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Publisher : Elsevier - Science Direct (الزویر - ساینس دایرکت)
Journal : Journal of Operations Management, Volume 24, Issue 3, April 2006, Pages 250–270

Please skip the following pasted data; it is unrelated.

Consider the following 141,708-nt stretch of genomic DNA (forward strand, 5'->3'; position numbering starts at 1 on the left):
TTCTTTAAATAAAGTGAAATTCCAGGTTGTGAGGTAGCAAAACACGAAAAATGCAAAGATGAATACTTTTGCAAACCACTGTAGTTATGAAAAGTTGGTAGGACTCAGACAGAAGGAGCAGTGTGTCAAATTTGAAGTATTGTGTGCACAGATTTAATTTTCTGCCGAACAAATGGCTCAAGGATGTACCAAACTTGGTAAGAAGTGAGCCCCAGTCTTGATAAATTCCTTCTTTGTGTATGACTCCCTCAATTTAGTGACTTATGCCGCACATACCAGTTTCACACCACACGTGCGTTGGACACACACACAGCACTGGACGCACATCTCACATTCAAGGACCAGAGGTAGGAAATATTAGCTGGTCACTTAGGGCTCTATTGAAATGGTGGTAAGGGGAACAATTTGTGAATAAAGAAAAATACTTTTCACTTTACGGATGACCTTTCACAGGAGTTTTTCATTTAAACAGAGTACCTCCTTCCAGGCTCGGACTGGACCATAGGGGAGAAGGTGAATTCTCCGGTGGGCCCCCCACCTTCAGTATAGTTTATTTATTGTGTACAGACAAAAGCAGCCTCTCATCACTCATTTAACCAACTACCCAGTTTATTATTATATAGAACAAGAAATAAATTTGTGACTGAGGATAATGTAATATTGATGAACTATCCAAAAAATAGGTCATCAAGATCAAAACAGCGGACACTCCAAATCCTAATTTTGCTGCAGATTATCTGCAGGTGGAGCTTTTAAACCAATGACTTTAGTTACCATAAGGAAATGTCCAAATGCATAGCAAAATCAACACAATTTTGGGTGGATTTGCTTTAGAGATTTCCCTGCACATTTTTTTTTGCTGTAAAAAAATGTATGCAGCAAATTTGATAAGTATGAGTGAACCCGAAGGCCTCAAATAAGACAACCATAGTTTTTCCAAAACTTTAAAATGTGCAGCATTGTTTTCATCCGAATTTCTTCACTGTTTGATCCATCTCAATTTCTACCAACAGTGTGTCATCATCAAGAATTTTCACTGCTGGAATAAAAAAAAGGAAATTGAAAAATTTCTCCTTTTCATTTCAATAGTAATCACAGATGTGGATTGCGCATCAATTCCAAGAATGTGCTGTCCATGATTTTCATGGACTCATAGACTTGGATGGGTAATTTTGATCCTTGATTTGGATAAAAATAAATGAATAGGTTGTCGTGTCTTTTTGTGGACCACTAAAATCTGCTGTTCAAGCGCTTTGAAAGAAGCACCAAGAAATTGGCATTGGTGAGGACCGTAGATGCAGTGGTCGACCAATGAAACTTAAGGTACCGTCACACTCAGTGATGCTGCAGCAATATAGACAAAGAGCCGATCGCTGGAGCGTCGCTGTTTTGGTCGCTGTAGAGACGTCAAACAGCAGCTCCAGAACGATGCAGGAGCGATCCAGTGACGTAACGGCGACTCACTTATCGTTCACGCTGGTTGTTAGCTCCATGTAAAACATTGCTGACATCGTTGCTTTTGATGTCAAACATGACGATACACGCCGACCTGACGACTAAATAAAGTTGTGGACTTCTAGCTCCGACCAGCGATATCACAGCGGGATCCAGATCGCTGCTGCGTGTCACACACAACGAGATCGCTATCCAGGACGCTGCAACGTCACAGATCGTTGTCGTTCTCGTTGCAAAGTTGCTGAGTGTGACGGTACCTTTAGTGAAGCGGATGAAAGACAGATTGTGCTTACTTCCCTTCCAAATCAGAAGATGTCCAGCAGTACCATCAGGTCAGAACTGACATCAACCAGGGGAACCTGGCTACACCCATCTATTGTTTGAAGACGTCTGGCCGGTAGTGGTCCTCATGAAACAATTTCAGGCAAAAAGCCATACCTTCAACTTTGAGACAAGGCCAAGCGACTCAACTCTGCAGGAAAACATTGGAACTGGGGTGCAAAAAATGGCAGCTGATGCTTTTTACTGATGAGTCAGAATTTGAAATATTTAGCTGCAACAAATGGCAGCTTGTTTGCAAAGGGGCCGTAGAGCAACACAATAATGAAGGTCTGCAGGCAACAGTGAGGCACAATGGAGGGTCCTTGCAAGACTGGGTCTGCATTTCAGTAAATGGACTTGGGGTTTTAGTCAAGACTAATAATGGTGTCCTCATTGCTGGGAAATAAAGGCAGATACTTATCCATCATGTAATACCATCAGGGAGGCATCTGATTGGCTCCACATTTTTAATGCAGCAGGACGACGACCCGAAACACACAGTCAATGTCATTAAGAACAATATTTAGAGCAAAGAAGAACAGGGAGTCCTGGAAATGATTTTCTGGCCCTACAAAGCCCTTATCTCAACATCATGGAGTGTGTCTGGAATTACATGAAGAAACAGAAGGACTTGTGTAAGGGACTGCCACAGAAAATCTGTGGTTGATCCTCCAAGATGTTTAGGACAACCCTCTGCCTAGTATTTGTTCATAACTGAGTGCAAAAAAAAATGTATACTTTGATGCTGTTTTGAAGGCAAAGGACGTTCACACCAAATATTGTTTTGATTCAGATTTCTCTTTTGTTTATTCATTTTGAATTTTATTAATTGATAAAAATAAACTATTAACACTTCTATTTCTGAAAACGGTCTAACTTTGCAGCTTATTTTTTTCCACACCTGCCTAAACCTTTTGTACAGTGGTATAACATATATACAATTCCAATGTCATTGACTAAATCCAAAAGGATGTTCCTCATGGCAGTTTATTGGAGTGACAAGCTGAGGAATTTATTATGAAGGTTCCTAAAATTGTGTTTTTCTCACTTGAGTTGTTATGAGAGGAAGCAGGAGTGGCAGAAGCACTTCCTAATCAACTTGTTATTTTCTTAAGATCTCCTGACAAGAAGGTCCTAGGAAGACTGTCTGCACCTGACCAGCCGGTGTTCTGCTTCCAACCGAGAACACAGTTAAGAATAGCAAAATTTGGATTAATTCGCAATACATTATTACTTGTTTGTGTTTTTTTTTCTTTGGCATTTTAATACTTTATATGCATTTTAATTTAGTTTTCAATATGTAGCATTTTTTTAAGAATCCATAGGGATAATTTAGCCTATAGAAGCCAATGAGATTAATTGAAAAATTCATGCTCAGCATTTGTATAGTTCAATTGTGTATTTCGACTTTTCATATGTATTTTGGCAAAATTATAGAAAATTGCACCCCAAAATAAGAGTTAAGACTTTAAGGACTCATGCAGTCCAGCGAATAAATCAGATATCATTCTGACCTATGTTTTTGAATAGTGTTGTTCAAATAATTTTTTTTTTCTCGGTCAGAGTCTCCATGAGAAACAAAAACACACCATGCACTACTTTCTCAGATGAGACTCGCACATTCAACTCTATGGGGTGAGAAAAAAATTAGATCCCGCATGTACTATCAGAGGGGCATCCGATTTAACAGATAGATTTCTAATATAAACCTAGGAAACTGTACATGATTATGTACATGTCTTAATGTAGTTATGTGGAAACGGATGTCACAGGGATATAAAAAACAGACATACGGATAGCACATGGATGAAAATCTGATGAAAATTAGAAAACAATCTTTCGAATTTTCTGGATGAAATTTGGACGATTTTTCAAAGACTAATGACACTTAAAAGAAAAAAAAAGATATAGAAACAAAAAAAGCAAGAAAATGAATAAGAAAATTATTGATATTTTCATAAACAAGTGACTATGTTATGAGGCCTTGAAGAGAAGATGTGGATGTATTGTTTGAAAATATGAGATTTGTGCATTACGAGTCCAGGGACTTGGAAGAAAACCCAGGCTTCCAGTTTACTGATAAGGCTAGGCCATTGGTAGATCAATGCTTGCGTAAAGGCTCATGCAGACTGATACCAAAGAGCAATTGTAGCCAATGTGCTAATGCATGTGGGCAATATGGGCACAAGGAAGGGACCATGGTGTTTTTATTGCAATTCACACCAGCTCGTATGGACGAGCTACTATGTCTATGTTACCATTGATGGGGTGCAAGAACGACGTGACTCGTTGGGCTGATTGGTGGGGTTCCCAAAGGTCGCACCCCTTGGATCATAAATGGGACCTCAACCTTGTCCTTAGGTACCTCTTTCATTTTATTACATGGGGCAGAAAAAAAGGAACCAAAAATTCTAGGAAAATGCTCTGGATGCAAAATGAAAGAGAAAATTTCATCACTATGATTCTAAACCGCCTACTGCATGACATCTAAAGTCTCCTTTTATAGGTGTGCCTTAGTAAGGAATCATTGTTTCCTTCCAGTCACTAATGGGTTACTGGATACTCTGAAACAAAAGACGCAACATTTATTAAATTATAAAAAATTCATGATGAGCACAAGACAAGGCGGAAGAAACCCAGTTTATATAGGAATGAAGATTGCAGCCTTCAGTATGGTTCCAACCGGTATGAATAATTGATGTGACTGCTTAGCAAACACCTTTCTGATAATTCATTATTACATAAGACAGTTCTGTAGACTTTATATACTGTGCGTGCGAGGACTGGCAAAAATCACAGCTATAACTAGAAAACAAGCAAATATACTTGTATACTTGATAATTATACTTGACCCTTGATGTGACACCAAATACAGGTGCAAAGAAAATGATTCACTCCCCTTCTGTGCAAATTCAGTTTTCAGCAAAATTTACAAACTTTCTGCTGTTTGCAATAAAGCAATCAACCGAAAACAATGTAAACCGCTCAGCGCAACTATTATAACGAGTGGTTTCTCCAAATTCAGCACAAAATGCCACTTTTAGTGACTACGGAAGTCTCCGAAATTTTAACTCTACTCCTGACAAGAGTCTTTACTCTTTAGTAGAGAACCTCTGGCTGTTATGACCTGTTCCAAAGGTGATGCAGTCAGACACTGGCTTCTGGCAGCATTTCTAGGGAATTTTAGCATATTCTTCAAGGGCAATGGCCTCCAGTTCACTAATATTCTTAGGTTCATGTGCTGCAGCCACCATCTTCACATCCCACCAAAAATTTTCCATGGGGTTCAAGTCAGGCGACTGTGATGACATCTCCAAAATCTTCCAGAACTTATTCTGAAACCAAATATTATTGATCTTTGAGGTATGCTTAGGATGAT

The extant literature on the focused factory has not explored the contingencies associated with the de facto adoption and use of focused factory principles: Why are some plants focused while others are not? Is focus—or unfocus—a strategic choice, best practice or perhaps a reflection of an environmental constraint? In his pioneering work, Skinner [W. Skinner, 1974. The focused factory. Harvard Business Review 52 (3), 113–121] prescribes companies to ensure that the manufacturing task of their manufacturing units is simple and focused, for instance, by assigning a narrow product mix for each factory or concentrating on a narrow mix of production technologies. Especially in the absence of compelling empirical evidence on the effectiveness of the focused factory approach, we argue that we still do not understand why some plants may remain unfocused. We observe that in the international process industry case examined in this paper, some factories are unfocused and their manufacturing tasks are all but simple. Yet, some of them appear to be high performers. This presents an opportunity to seek empirical insight on the questions raised above. Specifically, we examine why manufacturing companies in the process industries may or may not follow the focused factory strategy. Our results suggest that in certain operating environments and with certain competitive strategies, choosing not to focus the manufacturing task should be viewed as a viable alternative manufacturing strategy, perhaps even a constraint imposed by the operating environment. We develop four contingency propositions to explain why focused manufacturing strategy may not be desirable or even possible.